The big news in search circles this week is Google's mass rollout of personalized search results, as well as the range of reactions it's earned. By now you've probably at least heard about the personalization changes. If not, Danny Sullivan explains them in a depth and manner we've come to expect.
Because the technical details are a matter of record, let's move beyond them to the actual ramifications. While both critics and proponents have valid points in their dissection of personalized search, I predict the issue will have very little effect on most businesses.
Legitimate Personalization Issues
Early critics worried personalized search results would limit the choices searchers have when making similar queries over time. Michael Gray is one example. These concerns have merit. No one wants to be forced into receiving results from any particular vein of site. I don't want to worry someone else is getting hotter, fresher choices than I am for exciting queries like "super bowl commercials" or "http header codes 302 307 contrast."
One personal example of failed personalization is TiVo's method of making recommendations based on my viewing habits. Though some people use the feature to find gems they'd otherwise miss, I've never been satisfied with what it finds for me.
On the other hand, early proponents, such as Gord Hotchkiss, claim personalization is inevitable. Further, they say, if SEO (define) professionals are honest with themselves, they'd admit the majority of their concerns are due to their no longer having universal control over the Google results page. As an SEO professional, I plead guilty to the second charge.
The Problem With Rankings
In a world where algorithms shift frequently and with varying levels of complexity, rankings have always been a buoy SEO professionals could grab because they provided a commonly shared experience. The result you saw in Tucson probably matched the result your client (or boss) saw when she conducted the same search from office headquarters. A nice security blanket.
Reliance on rankings has always been a crutch that keeps both search marketers and their clients from learning the complex navigation through statistical analysis of search traffic, depth of referring keyword lists, and, most important, conversions. I'm tired of answering questions about phrase-by-phrase rankings to prospective and current clients, so I welcome anything that helps nudge them toward more meaningful analysis of their sites' performance, even if it means totally abandoning the terra firma of common SERPs (define).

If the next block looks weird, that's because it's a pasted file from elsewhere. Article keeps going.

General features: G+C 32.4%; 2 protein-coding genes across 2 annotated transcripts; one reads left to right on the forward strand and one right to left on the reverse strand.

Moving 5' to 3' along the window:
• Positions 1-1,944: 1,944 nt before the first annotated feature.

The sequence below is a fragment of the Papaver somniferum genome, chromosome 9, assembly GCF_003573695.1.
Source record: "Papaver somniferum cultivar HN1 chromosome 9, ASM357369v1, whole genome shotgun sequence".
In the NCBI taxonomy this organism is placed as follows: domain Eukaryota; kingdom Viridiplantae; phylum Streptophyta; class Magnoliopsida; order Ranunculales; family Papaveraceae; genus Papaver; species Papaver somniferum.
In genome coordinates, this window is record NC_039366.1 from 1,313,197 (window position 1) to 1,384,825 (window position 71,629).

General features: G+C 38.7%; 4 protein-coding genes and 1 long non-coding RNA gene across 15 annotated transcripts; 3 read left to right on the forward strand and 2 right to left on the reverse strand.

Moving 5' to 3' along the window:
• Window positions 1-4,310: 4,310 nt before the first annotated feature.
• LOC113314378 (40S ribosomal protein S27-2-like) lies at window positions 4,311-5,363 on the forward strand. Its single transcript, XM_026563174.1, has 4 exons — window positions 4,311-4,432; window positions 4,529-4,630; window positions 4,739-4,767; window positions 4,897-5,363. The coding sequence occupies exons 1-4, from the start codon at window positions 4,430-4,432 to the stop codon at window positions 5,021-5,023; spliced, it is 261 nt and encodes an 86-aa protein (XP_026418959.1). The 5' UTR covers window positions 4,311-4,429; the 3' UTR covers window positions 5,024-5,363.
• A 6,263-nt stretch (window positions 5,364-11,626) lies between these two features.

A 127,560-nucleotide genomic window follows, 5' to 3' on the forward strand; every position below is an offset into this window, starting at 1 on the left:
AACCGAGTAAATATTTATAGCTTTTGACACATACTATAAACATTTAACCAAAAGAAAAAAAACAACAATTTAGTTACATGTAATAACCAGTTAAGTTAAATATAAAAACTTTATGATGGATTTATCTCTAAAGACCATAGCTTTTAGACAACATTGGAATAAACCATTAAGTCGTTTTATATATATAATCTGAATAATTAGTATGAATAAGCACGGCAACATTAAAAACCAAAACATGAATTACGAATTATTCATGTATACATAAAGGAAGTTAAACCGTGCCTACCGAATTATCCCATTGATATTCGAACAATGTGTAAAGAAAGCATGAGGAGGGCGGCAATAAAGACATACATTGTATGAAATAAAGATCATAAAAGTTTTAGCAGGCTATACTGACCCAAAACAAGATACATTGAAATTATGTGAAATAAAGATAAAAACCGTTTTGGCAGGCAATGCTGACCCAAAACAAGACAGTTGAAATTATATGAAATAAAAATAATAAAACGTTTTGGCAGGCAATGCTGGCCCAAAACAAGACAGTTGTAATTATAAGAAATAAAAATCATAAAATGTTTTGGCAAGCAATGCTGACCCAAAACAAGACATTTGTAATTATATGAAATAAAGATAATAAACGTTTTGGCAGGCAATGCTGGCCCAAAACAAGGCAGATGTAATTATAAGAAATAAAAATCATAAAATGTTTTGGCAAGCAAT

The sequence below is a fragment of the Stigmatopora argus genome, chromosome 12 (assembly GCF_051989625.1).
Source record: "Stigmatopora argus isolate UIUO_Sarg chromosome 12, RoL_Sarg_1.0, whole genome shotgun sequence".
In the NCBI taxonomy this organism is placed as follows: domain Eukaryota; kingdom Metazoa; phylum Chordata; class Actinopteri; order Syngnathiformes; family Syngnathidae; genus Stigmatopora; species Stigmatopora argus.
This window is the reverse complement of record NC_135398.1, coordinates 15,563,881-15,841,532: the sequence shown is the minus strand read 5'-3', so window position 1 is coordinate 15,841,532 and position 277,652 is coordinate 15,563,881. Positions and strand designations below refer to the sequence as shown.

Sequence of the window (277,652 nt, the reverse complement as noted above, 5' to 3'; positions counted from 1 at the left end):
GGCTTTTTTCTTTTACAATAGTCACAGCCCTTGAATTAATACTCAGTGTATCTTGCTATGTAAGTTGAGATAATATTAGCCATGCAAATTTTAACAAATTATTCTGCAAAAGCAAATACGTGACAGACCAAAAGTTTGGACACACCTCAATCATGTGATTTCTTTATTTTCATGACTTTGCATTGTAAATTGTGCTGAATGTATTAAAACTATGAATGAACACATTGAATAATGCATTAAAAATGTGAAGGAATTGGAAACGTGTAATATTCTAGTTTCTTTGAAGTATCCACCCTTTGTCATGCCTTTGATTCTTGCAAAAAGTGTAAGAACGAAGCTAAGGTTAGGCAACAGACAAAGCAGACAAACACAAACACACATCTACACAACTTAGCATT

What Personalized Search Means for Your Company
Personalization is only the latest in a long list of oncoming tornadoes that in retrospect will look more like cool summer breezes. Following, a list of developments that promised to revolutionize search and to change the face of organic SEO as we know it:
For most businesses, personalized search will mean surprisingly little. Think outside the macroscopic, continuous growth of search as an entry point and the increasing number of Internet users. Instead, within the microscopic snapshot of search engine use today, remember that search results are a zero-sum game. You lose two clicks to a Google One Box, and another site gains them. You move up three spots in the SERP for an important phrase, so three other sites move down. If you focus on content and have even a vague semblance of a comprehensive marketing plan, personalization will likely show you modest benefits in the long run.
Algorithms, SERP layouts, and the ratio and placement of paid and organic listings are always changing. But while new changes might appear ominous, they rarely cause more than a ripple. Corny as it might sound, designing sites for users has never been more important for search marketers than it is today, if for no other reason than the single algorithm you're chasing now will soon be 500 million little ones.
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Erik Dafforn is the executive vice president of Intrapromote LLC, an SEO firm headquartered in Cleveland, Ohio. Erik manages SEO campaigns for clients ranging from tiny to enormous and edits Intrapromote's blog, SEO Speedwagon. Prior to joining Intrapromote in 1999, Erik worked as a freelance writer and editor. He also worked in-house as a development editor for Macmillan and IDG Books. Erik has a Bachelor's degree in English from Wabash College. Follow Erik and Intrapromote on Twitter.
March 19, 2014